Thursday, 20 August 2015

Misapplying Textual Reference To Logical Dependency

Martin (1992: 240):
In all of the examples considered so far, messages have been shown to depend retrospectively on preceding ones.  Conjunctive structures have been treated in other words as typically anaphoric, as reference chains.  Conjunctions do sometimes point forward however.  This happens in correlative paratactic structures like that in [4:189] where either predicts an ensuing alternative just as or predicts a preceding one. … A small number of internal conjunctions operate in this way; for example first and on the one hand.  In [4:192] first predicts a succeeding argument, just as second presumes a preceding one.
[4:192] a.  I'd say it's a material process.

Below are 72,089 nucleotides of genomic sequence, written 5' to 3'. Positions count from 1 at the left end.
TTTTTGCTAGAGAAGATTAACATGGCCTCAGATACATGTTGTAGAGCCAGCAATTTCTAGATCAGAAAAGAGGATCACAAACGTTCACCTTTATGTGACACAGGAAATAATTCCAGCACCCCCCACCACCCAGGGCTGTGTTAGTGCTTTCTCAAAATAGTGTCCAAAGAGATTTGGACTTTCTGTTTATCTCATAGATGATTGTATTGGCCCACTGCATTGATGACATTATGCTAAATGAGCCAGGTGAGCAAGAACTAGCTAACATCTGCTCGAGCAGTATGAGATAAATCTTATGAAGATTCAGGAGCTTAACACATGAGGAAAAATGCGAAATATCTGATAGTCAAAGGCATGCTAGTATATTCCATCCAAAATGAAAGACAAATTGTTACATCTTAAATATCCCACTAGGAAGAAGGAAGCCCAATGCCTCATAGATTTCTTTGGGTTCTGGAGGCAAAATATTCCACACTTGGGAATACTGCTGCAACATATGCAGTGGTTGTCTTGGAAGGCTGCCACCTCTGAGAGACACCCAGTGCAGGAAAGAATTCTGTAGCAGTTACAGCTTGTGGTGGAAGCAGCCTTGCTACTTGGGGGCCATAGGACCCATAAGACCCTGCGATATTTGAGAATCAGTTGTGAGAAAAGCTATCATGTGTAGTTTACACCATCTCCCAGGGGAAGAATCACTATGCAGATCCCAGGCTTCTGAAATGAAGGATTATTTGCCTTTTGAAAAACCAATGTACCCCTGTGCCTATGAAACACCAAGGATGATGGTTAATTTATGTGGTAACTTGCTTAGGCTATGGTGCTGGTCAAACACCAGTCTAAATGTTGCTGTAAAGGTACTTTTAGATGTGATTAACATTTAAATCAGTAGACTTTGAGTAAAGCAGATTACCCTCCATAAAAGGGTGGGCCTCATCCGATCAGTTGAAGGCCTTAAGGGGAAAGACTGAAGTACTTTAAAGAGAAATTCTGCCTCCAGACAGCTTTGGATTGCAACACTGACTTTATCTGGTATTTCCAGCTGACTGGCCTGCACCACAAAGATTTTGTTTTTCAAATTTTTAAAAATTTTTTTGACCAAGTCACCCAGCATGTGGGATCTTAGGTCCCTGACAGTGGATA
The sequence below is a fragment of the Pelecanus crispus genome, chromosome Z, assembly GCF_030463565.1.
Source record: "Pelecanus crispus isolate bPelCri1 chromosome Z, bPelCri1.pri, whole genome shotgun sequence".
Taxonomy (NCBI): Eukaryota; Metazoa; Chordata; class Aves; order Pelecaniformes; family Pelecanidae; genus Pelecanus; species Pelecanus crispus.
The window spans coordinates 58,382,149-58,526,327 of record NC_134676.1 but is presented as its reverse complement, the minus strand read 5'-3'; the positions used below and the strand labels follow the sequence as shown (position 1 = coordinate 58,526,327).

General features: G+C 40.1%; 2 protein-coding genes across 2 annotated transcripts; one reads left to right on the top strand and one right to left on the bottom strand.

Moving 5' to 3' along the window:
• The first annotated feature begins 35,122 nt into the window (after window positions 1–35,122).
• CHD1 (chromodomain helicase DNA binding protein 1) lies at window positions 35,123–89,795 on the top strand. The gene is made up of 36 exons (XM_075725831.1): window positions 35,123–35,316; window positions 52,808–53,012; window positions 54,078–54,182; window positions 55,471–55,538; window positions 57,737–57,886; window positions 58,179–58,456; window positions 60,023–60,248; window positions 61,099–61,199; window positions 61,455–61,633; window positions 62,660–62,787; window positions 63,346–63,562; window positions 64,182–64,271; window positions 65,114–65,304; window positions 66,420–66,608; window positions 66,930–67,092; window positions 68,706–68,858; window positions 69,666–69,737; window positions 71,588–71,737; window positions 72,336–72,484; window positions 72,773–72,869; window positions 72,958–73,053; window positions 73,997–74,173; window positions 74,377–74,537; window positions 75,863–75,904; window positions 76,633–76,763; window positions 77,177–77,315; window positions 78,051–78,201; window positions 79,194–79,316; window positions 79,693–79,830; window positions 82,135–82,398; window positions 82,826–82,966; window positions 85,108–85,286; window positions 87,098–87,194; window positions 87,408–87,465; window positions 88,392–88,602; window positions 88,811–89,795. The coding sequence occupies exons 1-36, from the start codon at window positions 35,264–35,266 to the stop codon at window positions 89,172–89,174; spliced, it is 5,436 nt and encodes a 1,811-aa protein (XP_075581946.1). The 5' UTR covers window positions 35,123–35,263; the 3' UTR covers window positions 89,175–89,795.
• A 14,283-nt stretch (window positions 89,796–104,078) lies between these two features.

b.  First, the tense is [present-in-present].
            c.  Second, the Agent is not conscious.
            d.  Finally, this process can't project.

Blogger Comments:

[1] In SFL theory, 'the different kinds of pointing', phora, are features of reference, a nonstructural resource of the textual metafunction.  Here they are applied to conjunction, which is construed as a structural resource of the logical metafunction.

[2] Phoric relations are here construed as obtaining between a conjunction in one message and another message within the same conjunctive structure, and the 'pointing' is interpreted as predicting prospectively (cataphora) or presuming retrospectively (anaphora).

However, whereas anaphoric and cataphoric reference point forward or backward in the text to where the identity presumed by the reference item can be recovered, in this use of the terms for conjunctive relations, the pointing forward of backward in the text is merely to the location of the conjoined message.